Smith & Wesson Model 500

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Smith & Wesson Model 500
500withsmith629.jpg
A comparison of the Smith & Wesson Model 500 (above) and its .44 magnum sibling, the Model 629 (below). The difference in size between the .44 magnum and the .500 magnum cartridges is also shown.
Type Revolver
Place of origin  United States
Production history
Designed 2002–2003
Manufacturer Smith & Wesson
Produced 2003–present
Variants See Variants
Specifications
Weight 56 oz (1.59 kg) to 79.6 oz (2.26 kg)[1]
Barrel length
  • 2.75 in (69.8 mm)
  • 4 in (102 mm)
  • 6.5 in (165 mm)
  • 7.5 in (191 mm)
  • 8.38 in (213 mm)
  • 10.5 in (267 mm)

Cartridge .500 S&W Magnum
Action Double/Single Action
Muzzle velocity Approx. 2,075 ft/sec (~632 m/s)
Effective firing range 165 ft (~50 m)
Maximum firing range 330 ft (~100 m)
Feed system 5-round cylinder
Sights Iron sights, night sights
S&W Model 500 being fired at night

The Smith & Wesson Model 500 is a five-shot, double/single action large-caliber revolver produced by Smith & Wesson, firing the .500 S&W Magnum cartridge, a .50 caliber bullet.

Design[edit]

The S&W 500 is built on S&W's largest frame, the X-Frame, which was developed because none of S&W's existing double-action frame designs could handle the muzzle energy and pressures generated by the .500 S&W cartridge.[2] It is one of the most powerful production revolvers in the world today, and it is being marketed as being "the world's most powerful handgun" by the manufacturer.[3]

There are a few larger revolvers, like the Pfeifer Zeliska .600 Nitro Express revolver, however this is a custom made firearm from Austria and is not widely available. The Model 500 can fire a bullet weighing 350 gr (22.7 g; 0.8 oz) at 1,975 feet per second (602 m/s) generating a muzzle energy of over 3,030 foot-pounds force (4.1 kJ) and a momentum of 13.7 Newton second. The Smith & Wesson .500 Special is a shorter cartridge that is fully compatible with this pistol.

Instead of a traditional barrel, the S&W 500 uses a rifled tube inside a barrel shroud that is secured by tension from the front. This tensioning leads to stability, making barrels cheaper to produce and resulting in a more accurate revolver.[3]

Lockup is accomplished by a centerpin in the rear of the cylinder and a ball detent in the frame.[3][4]

The advanced design of the firearm helps in counteracting the recoil felt by the shooter. This includes the sheer weight of the firearm, use of rubber grips, the forward balance, and the use of a compensator. On certain S&W Performance Center models the compensator is replaced with a muzzle brake.[3]

Reception[edit]

Articles, statements, and opinions vary widely on this firearm. Any of the available bullet weights can be relied on to take game at a range in excess of 200 yards (183 m), a feat matched by only a handful of other handguns.[5]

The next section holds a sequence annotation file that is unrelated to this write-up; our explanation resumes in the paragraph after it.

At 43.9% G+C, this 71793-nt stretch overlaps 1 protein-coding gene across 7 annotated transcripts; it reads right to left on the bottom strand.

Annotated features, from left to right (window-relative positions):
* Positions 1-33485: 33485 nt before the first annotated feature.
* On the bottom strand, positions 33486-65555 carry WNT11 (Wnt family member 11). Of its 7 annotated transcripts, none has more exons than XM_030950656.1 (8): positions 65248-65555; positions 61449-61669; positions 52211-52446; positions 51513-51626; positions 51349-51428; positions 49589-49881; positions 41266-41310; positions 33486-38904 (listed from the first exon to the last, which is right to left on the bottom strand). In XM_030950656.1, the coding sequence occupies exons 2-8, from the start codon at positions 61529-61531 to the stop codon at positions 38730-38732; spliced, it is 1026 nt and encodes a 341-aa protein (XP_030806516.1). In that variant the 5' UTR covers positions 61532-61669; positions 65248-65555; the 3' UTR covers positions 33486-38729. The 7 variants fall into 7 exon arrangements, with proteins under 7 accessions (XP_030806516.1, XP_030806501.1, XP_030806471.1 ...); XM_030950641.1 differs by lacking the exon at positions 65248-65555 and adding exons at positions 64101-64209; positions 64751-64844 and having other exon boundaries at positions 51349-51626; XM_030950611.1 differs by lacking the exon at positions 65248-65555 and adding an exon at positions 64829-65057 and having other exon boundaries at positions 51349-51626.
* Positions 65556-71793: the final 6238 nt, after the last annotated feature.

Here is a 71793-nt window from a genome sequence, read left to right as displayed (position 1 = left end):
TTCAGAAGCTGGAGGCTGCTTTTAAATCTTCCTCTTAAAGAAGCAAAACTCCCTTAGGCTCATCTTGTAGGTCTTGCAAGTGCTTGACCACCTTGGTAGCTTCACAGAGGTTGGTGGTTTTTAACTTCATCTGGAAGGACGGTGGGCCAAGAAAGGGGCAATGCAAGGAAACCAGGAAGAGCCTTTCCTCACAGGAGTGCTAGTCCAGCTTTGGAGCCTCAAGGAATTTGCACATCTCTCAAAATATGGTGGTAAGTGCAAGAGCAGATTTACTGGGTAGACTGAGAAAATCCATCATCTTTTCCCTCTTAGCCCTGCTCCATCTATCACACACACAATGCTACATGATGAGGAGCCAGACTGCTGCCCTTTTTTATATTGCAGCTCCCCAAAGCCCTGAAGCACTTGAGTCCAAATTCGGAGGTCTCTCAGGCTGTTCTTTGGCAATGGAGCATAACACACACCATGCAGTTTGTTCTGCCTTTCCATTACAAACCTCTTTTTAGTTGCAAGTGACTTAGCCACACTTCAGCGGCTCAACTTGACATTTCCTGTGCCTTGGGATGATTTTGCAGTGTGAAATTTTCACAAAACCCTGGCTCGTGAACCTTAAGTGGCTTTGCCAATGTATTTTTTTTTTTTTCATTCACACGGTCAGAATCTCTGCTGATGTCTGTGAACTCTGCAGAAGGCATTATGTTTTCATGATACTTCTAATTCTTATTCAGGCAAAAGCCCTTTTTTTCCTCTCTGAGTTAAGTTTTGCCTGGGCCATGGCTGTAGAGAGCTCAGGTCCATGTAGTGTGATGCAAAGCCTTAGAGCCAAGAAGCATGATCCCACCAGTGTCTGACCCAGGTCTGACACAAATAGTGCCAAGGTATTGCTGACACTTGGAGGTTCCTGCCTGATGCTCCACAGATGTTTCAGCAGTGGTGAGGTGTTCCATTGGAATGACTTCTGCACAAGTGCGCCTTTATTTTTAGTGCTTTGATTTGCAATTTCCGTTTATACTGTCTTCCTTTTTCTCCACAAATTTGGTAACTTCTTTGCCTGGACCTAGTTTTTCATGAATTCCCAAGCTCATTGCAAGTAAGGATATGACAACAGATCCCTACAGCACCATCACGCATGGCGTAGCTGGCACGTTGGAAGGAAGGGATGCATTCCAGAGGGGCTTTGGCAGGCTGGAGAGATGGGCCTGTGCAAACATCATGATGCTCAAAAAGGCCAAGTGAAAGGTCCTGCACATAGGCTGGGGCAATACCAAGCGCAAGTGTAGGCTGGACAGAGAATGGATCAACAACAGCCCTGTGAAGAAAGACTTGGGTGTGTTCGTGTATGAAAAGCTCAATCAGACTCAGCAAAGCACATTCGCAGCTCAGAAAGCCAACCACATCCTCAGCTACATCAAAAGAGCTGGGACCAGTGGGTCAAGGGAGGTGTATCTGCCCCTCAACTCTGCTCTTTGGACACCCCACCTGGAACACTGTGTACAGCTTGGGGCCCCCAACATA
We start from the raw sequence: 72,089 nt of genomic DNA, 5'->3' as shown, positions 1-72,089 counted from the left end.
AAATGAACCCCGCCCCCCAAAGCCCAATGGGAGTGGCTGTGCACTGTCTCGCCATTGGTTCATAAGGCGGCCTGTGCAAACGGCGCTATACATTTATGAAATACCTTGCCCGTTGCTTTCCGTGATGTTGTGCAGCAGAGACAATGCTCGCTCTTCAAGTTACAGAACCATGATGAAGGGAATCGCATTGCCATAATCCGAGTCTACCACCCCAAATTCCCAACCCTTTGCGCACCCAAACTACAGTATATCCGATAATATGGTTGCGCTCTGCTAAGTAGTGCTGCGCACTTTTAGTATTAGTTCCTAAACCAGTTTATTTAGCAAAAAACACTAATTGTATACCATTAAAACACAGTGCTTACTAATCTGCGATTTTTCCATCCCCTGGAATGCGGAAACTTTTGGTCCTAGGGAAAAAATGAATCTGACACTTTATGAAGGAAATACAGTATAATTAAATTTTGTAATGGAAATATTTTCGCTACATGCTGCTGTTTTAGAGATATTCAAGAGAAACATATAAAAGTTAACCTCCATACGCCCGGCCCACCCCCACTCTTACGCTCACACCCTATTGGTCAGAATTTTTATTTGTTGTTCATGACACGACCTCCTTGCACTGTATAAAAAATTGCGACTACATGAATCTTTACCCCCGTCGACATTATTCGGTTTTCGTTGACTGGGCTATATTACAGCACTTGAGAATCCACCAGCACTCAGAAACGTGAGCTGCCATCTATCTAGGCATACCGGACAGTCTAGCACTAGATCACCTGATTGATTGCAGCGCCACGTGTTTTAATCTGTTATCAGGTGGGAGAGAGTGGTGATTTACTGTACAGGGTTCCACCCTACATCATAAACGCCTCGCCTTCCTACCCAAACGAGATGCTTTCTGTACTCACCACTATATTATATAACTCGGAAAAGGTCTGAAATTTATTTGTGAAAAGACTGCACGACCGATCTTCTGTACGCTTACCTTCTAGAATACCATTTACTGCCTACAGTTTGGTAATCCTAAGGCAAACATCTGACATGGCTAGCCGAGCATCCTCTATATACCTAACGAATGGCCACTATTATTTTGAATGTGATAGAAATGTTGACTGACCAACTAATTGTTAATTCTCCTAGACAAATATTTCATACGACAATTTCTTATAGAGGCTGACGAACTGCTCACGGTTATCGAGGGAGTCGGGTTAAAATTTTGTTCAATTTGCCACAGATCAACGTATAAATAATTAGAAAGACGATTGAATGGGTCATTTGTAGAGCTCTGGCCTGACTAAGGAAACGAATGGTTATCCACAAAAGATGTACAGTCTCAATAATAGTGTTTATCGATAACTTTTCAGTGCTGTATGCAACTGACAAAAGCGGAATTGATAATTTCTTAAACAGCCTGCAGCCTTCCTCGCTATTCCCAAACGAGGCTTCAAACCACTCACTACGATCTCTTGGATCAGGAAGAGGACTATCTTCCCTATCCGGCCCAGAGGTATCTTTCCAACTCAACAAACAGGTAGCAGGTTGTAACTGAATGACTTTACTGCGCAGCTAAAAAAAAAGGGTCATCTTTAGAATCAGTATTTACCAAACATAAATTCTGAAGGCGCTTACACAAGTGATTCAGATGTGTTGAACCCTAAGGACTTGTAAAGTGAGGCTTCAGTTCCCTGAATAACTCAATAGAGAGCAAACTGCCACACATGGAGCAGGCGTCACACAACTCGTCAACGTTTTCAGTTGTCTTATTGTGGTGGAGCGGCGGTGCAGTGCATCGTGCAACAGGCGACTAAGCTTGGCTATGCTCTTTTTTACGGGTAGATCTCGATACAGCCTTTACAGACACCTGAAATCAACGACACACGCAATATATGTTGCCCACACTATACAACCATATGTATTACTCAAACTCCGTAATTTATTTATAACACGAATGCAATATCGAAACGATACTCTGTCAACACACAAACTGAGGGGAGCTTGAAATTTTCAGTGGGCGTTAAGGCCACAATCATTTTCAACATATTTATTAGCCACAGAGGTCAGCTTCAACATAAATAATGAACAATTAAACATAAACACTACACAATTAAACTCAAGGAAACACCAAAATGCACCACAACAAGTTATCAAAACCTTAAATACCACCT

Like most big caliber handguns the Model 500 is suitable for sport and hunting applications. The high energy of these rounds makes it possible to hunt extremely large African game successfully.[6]

Variants[edit]

  • Model 500ES: 2.75" barrel, stainless steel emergency survival revolver (no longer manufactured as of December 2009).[4]
  • Model 500: 4" barrel, stainless steel with 2 compensators.[4]
  • Model 500: 6.5" barrel, half lug, stainless steel with compensator.[4]
  • Model 500: 7.5" barrel, stainless steel with muzzle brake.[4]
  • Model 500: 8.38" barrel, stainless steel with compensator.[4]
  • Model 500 HI-VIZ: 8.38" barrel, stainless steel with interchangeable compensators.[4]
  • Model 500: 10.5" Lothar-Walther custom German rifle barrel, matte finish stainless steel with muzzle brake.[4]
  • Model 460: version chambered in .460 S&W Magnum

Other variants are available through the Smith & Wesson's Performance Center. Like all Smith & Wesson revolvers, other "custom" variants are available on special production runs with a minimum order of 500 units. An example is the John Ross Performance Center 5", which features a 5-inch barrel with an external muzzle nut and a millet dovetail front sight.[7]

Gallery[edit]

See also[edit]

References[edit]

  1. ^ "Model 500 S&W500 4" barrel The Big Rock Sports Exclusive". Smith & Wesson. Retrieved December 22, 2015. 
  2. ^ "Smith & Wesson Model 500 .50-Cal. Magnum Is The King Of Handguns", Popular Mechanics, 1 September 2003 
  3. ^ a b c d Sweeney, Patrick (10 December 2004). "The Biggest Magnum". The Gun Digest Book of Smith & Wesson. Iola, Wisconsin: Gun Digest Books. pp. 154–162. ISBN 1-4402-2487-0. 
  4. ^ a b c d e f g h Supica, Jim; Nahas, Richard (3 June 2016). Standard Catalog of Smith & Wesson (4 ed.). Iola, Wisconsin: F+W Media, Inc. pp. 292–293. ISBN 978-1-4402-4563-3. 
  5. ^ Thurman, Russ (2005). "The Battle Of The Hand Cannons". Shooting Industry. FMG Publications. 20 (2): 35. 
  6. ^ Africa Hunts with Smith & Wesson 500. Hampton, Mark (2004). "To Africa with a .500 S&W". American Handgunner. Retrieved 2016-09-27. 
  7. ^ Thompson, Leroy. "The John Ross S&W Performance Center 5" .500 Magnum". GunBlast.com. Retrieved 22 October 2010. 

External links[edit]